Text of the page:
Figure 239 shows a bill of material for the table. The table top is 16 inches square, therefore it will have to be made of two pieces. Unless you already have had experience in glueing up work, the author advises you to have this piece glued up at a mill. It will not cost much. However, if you want to do the work yourself, Fig. 245 shows how to go about it. Make the top of two pieces of equal width. The first thing to be certain of, after planing up the pieces, is that the faces are straight and true, and that the joining edges are exactly square, lengthwise and cross-wise. With these conditions met, place the pieces back to back in your bench-vise, with the joining edges even with one another, and square lines across the edges at the center and near each end, to mark the positions for dowel-pin holes. At the center of these lines bore 1/4-inch holes about 1 1/2 inches deep, being careful to bore them exactly at right angles to the edges. Get a dowel-stick to fit the holes, and cut dowel-pins from it a trifle shorter than the combined depth of a pair of the holes. Coat the pins with glue, also both edges of the boards, then drive the pins into the holes. Put the work in clamps, and allow it to remain until the glue has set. Now, if you have done the work correctly, you will have a perfectly joined top.

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Fig. 239. - Material Required for Telephone Table Shown in Fig. 231 Fig. 240. - Side View of Table Fig. 241. - Cross-Section of Table

Fig. 242. - Plan of Table Top E Fig. 243. - Detail of Rails B and D

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Fig. 244. - Detail Showing Mortise-and-Tenon Joints of Legs and Rails

Fig. 245. - Detail of Table Top

Fig. 246. - Detail Showing Legs, Rails and Top Assembled

Figure 240 shows a side view of the table, and Fig. 241 shows a cross-section with the principal dimensions. Rails

B and D have tenons cut upon their ends (Figs. 243 and 244), and mortises for these to fit in are cut in the legs (Fig. 244). Rails C are not tenoned; they fit between the legs.

Top E and shelf F are screwed in place, the screws passing through the rails into them. As it would require very long screws if you ran them entirely through the rails into the table-top and into the shelf, holes are bored halfway through the rails (Fig. 244), and then holes a trifle larger than the screw shank, but smaller than the heads, are drilled through the rest of the way, so screws about 1 1/2 inches long can be used. Provide two screw-holes for each rail, one near each end (Fig. 246).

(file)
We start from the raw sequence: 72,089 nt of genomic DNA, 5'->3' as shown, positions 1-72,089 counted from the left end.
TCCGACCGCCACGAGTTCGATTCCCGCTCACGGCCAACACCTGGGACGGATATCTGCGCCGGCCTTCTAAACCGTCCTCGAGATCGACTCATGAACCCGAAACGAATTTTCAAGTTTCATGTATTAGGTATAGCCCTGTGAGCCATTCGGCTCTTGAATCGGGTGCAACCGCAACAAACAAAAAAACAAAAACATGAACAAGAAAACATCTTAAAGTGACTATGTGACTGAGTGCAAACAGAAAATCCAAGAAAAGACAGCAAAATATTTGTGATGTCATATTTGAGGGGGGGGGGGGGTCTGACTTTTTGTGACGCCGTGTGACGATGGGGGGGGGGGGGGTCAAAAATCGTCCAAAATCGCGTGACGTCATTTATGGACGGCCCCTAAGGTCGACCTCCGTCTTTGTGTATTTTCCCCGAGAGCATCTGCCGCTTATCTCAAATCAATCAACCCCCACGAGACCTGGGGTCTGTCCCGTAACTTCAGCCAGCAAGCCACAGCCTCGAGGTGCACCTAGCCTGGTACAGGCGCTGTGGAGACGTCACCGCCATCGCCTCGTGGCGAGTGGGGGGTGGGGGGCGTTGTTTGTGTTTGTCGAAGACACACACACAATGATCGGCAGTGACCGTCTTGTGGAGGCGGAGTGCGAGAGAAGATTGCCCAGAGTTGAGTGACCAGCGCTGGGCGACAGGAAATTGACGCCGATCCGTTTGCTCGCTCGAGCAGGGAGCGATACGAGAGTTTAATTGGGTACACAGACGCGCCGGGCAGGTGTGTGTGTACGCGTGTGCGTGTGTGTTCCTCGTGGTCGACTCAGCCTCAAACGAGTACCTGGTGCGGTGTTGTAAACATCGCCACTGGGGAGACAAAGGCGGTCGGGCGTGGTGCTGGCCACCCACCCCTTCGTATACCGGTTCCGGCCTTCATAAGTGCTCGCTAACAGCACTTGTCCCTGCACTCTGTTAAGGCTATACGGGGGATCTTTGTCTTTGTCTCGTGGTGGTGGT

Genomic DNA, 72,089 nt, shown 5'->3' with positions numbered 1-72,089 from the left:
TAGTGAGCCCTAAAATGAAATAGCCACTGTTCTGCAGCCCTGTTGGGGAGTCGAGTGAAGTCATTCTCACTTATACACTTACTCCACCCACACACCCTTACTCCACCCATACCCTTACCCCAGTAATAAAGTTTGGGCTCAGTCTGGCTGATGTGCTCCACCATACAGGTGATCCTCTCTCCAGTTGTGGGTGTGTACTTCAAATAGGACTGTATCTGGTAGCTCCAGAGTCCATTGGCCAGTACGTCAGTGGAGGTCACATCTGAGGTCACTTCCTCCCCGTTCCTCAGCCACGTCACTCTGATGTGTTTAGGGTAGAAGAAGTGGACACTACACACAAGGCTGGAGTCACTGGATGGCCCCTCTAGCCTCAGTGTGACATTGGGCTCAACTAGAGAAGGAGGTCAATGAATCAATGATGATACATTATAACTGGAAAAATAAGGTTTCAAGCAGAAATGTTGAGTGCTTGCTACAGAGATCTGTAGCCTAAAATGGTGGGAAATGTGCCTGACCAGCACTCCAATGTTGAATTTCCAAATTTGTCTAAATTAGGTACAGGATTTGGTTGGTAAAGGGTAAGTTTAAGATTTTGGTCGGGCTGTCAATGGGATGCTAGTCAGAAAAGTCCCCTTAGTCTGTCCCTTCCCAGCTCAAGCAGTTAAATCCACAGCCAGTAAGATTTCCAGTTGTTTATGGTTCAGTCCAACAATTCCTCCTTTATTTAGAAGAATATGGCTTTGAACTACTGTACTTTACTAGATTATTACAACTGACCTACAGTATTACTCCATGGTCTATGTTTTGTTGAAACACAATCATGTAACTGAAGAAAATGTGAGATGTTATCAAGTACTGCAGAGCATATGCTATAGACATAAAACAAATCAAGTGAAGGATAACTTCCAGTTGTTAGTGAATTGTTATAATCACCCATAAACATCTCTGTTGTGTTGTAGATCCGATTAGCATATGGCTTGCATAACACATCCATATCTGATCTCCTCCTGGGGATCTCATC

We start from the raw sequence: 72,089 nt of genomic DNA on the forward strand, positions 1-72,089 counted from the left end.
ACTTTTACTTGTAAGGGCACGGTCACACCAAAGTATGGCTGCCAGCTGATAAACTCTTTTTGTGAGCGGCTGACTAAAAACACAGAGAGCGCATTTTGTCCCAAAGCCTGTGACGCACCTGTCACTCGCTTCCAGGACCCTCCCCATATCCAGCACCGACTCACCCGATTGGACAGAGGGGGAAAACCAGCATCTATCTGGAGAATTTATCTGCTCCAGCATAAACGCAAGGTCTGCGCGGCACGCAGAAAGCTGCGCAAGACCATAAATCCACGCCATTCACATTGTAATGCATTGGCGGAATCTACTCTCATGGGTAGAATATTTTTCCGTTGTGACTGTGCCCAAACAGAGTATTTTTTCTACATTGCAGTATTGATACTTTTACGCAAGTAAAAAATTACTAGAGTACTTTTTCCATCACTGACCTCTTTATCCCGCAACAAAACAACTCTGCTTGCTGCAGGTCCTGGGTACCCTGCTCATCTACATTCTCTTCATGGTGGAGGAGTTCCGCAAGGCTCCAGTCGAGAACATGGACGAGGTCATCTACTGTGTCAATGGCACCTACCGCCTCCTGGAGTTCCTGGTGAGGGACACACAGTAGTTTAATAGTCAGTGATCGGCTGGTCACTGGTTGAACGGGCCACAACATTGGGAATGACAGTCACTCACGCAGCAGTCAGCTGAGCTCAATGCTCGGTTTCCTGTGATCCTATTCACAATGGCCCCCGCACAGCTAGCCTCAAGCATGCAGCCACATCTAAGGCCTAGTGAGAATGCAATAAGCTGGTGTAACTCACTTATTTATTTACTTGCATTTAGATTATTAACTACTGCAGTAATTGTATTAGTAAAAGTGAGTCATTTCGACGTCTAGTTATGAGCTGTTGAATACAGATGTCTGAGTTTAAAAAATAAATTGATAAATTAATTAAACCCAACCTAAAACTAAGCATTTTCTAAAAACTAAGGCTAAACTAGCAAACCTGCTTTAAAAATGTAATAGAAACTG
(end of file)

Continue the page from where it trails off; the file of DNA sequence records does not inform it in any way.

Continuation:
To assemble the table, after having cut every piece of the correct size, and prepared the leg mortises and rail tenons, first coat the mortises and tenons with glue, and drive the tenons into the mortises. Then upon the under side of top E mark out the positions for the legs, and screw rails B to the top; coat the ends of rails C with glue, slip them between the legs, and screw them to the top. Screw rails D to shelf F in a similar manner.

In Fig. 247 is specified the material required for

The Chair. The legs are mortised to receive the ends of the rails, in the same manner as those of the table are mortised. That is to say, mortises are made for the ends of rails C, D, E, F, G, and I. Mortises for side rails H would cut into those for rails C and F, so rails H are not tenoned, but are cut to fit between the legs. You will see by Fig. 249, which is a plan view of the chair, that seat J is notched at the corners to fit around legs B; also, that legs B are set 1/2 inch farther apart than legs A, which makes it necessary to run rails H into the center of the width of legs A, and into the inside half of legs B. Bore one hole through the center of the edge of rails C, F, and H, in the same manner as holes were bored through the table rails (Fig. 244), to provide for attaching the chair seat. (Fig. 250).

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Fig. 247. - Material Required for Telephone Chair Shown in Fig. 231 Fig. 248. - Front View Fig. 249. - Plan Fig. 250. - Cross-Section

In assembling the chair, drive the tenons on rails C and D into the mortises cut in legs A, then drive the tenons of rails E, F, and G into the mortises cut in legs B. Connect legs A and B by means of rails I, and, finally, screw rails C, F, and H to the under side of the seat.

When you have assembled your table and chair, you may find that the legs are a trifle uneven. The way to correct this is to stand the table, then the chair, upon a surface known to be level, and note the short leg. Cut a block of wood of the right thickness to slip under this leg. Then slide this block around each side of the other legs, marking where its top comes on each face of each leg. Trim off the legs at these points.